One of the best aspects of the mechanics of Far Cry 6 is how the world interacts without you needing to get involved. There are interactions between NPCs where they’re talking, having a laugh, getting into a ride and driving off. And then, there’s quite a lot of crazy that happens.
The two that stand out the most were very interesting to watch. Both of them involved a bazooka.
The first incident occurred at an intersection. A civilian car had attempted to make a turn to the right, only for a soldier truck to pull up and be blocked as a result. An argument ensued. Things started to escalate quite quickly and I decided to get Dani out of the way and hide in the bushes. Gunfire started to ring out weapons were pulled out on both ends. With the incident unfolding near an army storage base, one of the soldiers ran out with a bazooka. After taking aim and blowing up the civilian car, the battle ended, and everyone went on their merry way.
The next incident is quite prevalent in the game, although not to the extreme. Living close to nature, you’re bound to encounter stray dogs and wildlife. More often than I’d like, I’d have to battle a crocodile. And this is what also happened to one of the soldiers. After failing to kill it with mere gunshots, it had driven off one of the soldiers. Another soldier came out of nowhere with his bazooka and blasted the crocodile to bits.
I loved these moments in the game. Not because they’re chaotic and entertaining, but because the world has a mind of its own. It’s a functioning island, with each person attempting to get on with their daily lives and struggles.
I reviewed Far Cry 6 on the Xbox Series X. As a result of receiving a review copy, there were two keys provided. One of these was for the game itself, and the second was the HD graphics pack meant to download after the main installation. This is a clear indicator that there are graphical improvements of the game between the console generations. And it pays off, handsomely.
There are two types of games when it comes to graphics. One that’s based on photo-realism, with the other type opting for various effects and features – this includes 8-bit graphics (think Fez), cartoon-style imagery (Borderlands) and more. Because you know what you’re going to expect on the latter as non-real, it makes it easier to focus on gameplay, story and other features the game has to offer.
However, when it comes to photo-realism in games, it’s often easy to lose that connection whenever you encounter bugs, lack of rendering performance, or other elements that don’t quite fit how you’d perceive it in the real world. Thankfully, there are no such issues during my encounters in-game. In fact, it’s quite the opposite. I was completely engrossed in Far Cry 6‘s surroundings, almost as if I was exploring Yara myself.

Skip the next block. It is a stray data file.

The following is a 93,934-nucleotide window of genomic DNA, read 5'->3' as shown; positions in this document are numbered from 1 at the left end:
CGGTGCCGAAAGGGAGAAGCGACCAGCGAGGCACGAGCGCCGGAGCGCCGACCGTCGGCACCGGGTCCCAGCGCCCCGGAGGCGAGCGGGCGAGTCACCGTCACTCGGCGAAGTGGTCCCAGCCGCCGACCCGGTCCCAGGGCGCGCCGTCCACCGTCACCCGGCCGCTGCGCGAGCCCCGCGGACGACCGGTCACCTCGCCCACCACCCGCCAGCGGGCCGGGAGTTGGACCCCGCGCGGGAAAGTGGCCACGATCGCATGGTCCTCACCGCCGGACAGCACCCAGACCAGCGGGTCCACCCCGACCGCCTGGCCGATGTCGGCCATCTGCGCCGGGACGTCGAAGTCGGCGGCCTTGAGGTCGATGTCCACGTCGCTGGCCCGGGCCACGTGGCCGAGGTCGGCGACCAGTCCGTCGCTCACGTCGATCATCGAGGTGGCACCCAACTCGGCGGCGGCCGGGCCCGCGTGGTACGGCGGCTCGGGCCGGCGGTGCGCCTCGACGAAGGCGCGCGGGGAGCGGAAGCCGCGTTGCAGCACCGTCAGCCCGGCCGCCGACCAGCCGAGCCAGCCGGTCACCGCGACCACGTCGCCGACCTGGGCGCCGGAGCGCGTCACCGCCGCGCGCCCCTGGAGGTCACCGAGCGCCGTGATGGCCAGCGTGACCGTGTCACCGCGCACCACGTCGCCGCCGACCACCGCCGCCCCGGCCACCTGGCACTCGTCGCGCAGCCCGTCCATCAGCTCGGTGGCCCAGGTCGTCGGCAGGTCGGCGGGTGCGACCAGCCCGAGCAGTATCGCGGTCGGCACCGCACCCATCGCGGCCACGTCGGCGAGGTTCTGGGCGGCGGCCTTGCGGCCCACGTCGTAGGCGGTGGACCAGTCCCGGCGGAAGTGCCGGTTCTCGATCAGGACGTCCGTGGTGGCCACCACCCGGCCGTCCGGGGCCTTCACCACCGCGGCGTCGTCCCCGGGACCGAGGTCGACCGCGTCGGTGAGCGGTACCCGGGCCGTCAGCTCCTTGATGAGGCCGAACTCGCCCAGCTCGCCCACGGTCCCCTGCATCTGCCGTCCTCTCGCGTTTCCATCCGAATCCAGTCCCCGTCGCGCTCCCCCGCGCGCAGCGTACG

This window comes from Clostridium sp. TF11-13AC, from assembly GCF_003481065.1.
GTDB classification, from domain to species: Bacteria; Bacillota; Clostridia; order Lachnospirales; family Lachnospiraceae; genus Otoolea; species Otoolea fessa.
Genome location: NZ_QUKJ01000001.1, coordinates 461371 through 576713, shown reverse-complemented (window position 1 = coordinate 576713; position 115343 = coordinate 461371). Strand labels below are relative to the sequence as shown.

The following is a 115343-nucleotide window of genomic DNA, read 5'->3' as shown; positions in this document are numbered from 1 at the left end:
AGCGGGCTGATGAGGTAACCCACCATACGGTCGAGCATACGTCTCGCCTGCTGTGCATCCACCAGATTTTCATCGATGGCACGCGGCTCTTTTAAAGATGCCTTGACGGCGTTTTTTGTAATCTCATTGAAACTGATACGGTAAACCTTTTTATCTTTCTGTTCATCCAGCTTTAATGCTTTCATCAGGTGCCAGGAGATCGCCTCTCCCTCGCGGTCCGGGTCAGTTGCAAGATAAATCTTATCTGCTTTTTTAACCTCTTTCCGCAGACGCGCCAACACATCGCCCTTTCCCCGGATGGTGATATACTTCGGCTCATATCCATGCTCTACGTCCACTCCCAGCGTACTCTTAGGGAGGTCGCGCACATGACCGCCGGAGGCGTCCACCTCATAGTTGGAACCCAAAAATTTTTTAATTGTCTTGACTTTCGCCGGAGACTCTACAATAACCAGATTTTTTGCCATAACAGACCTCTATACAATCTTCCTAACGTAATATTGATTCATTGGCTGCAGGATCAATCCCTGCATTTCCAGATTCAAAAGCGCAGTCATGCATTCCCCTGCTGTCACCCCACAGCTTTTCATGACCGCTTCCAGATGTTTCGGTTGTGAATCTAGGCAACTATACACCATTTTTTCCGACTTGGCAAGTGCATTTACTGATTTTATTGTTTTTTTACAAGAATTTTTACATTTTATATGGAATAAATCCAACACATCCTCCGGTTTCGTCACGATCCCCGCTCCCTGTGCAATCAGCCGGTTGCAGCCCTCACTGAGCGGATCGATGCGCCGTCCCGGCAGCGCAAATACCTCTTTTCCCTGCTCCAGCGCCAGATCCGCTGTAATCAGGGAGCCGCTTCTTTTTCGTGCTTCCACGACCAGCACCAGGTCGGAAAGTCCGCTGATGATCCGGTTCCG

The interaction with the environment is what I enjoyed the most. Yes, there are breathtaking sunsets and sunrises, night skies, and ocean views to absorb, but it won’t really matter if it’s just for show. Being a marshy landscape, for the most part, Yara has an abundance of vegetation. My favourite is the bountiful water lilies you encounter either when walking or swimming through the area. When you’re swimming, you can see how they interact with the waves of the water, at times even wrapping around you for a split second.
Another of my favourites is the thundershowers, where you’re blessed with the sight of lightning strikes in the distance. It’s amazing to just sit back and watch. I found myself attempting to take a screenshot or two of those moments, with the precision you can expect when taking lighting shots on your smartphone in the real world. It’s extremely difficult to capture, but all the more satisfying when you do.
The Extra Nitty Gritty
Far Cry 6 is filled with plenty of story, action and more. Across the islands of Yara, you’ll be able to set up various camps and upgrade them to assist with your missions and your weaponry. Your main contact when it comes to all things weapons-related is Juan Cortez. He takes you through the various aspects of finding weapons, crafting new weapons (known as resolvers) as well as customising each of your weapons via the workbenches, which are available at each of the ‘safe houses.’
Additionally, you’ll also have the option of running alongside an Amigo. Although you may think of this as a human partner, it is not. Instead, you have the option of partnering with one of the animals from the island – in less technical speak, a pet. Your first Amigo is Guapo, a ferocious crocodile belonging to Cortez, but whose mission is to protect you. Other Amigos include a leopard, a few dogs and more.